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vikki
17th July 2007, 08:22 PM
how do I correct this. for the last week or so maile who is 5.5 months old. will not come to me. she just looks at me as if to say I'm here what do you want? she is also running out of arms reach when I bend down to pick her up. I do try to just ignore the behaviour but sometimes I need her to come or to stand still so I can get her. but she will run away like she is playing with me. I am finding it hard to always have a treat on hand to entice her. I hope it is just youthful rebellion and something she will out grow. what to do?

loveisokay
17th July 2007, 08:33 PM
My Aoife does this & she's a bit younger. So what I do is I sit on the floor, if she walks upto me of her own will, she gets a treat. But she doesn't know I have the treat waiting, if you see what I mean, so as not to bribe her.

Karlin
18th July 2007, 01:15 AM
Four things:

1) Dogs find it threatening when people stand over them and reach for them, so dodging you or running off is one response that is common. See: http://diamondsintheruff.com/bodylangspaceinvaders.html
2) If you haven't trained recall, your dog will have no idea this is what you want her to do! :)
3) Puppies often find the game of running away more fun than coming to you because it engages you with them.
4) Your dog is way too young yet to have learned reliable recall anyway, but should be learning to come ina fun and enjoyable way for you both (see below)

In short: you need to train a dog on recall and this takes time (see links below for some guidance). She's not testing you, she's a puppy and playing with you :lol:and probably trying to figure out what it is you want from her, too. And try to forget the notion of 'correcting' -- she isn't doing anything wrong, she just doesn't know what it is you want her to do, so therefore, there's nothing to correct -- but lots to teach! :) What you need to do now is to teach her a cue that tells her, 'I need to go over to my owner' and then -- praise and reward.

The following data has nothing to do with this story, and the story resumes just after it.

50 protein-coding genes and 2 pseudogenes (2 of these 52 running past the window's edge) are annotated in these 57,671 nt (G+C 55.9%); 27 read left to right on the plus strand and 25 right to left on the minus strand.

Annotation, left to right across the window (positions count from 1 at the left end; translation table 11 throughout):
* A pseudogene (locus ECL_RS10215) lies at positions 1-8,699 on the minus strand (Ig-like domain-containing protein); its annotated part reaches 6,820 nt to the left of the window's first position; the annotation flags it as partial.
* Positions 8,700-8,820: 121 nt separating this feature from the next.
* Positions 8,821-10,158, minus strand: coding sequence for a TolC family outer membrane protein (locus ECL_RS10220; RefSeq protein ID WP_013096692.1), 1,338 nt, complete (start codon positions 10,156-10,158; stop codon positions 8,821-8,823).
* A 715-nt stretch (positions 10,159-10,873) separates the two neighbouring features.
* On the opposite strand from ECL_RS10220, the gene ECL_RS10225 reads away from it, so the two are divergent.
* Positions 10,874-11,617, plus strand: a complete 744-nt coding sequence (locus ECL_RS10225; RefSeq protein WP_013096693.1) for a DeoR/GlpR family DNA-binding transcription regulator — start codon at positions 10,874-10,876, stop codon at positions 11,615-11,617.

Never, ever, ever punish or scold in any circcumstance when training recall -- when you call a dog and it doesn't come, then eventually you get annoyed and go get it or it eventually it comes and you are annoyed and scold, what it learns is -- "geez, if I come over to her I get yelled at so coming to her MUST be the wrong choice!"

You can start working with recall even with a little puppy, as a fun game, but it will take many months for as dog to get a fairly reliable recall. Until they are about 9-12 months, they will NOT be very reliable and a pup under 6 months should not be expected to be particularly good at recall as they just don't have the memory and attention span to always get this right (just like small kids -- you need to cut them some slack!). The best way to get a dog to come TO you, especially puppies, is to turn sideways, bend over at the waist into a crouch, and run AWAY from the dog sideways while clapping and calling he dog. A pup that has just run FROM you is 99.9999% of the time going to stop and immediately run AFTER you. Try it! Reward & praise for coming. You can seize all sorts of opportunities to call her to you and reward thorughout the day. :) Remember you can;t just occasionally do this to call her; you actually have to set aside training time each day to work on this for say 10-15 minutes.

Some reading:
http://www.deesdogs.com/documents/dontriskpunishing.pdf
http://www.deesdogs.com/documents/reliable_recall.pdf
http://diamondsintheruff.com/come.html

vikki
18th July 2007, 06:38 PM
wow, thanks karlin so glad she is not doing it on purpose or testing me. I will read and put into action all the info on the links as best as I can. my sisters pom is still running from her and he is way to old for it. so this is something I really don't want maile doing when she is older. thanks again everyone I will give ya an update in a few months

Moviedust
19th July 2007, 04:42 PM
Another fun way to work on recall -- especially out of sight recall -- is to play hide and seek in the house. The dog always gets to be the seeker, and it takes two people and one dog to play. Person #1 hides and then calls to the dog to find it. Keep calling. The dog will find the person eventually. When person #1 is found, s/he gives the dog a treat and heaps of praise! This noise is the cue for person #2, who started to hide while the dog was "seeking," to call the dog. Hearing #2 call, the dog should take off in search of the other person, allowing person #1 to hide.

This game is fun for all involved, and it helps the dog to know that being the seeker when its name is called is FUN.

Caraline
12th August 2007, 06:00 AM
Don't forget the benefit of food as reward when working on recall too. Always have a little treat on hand and when you call and your dog comes, give him the treat. Don't let him have the treat though until you have him under your control (e.g. you have hold of his collar), as some dogs will snatch the treat & run off and that isn't what you want. Ultimately you want your dog to run to you and then sit in front of you. It is best to call your dog & then have him do something like sit or drop, other than just come to you.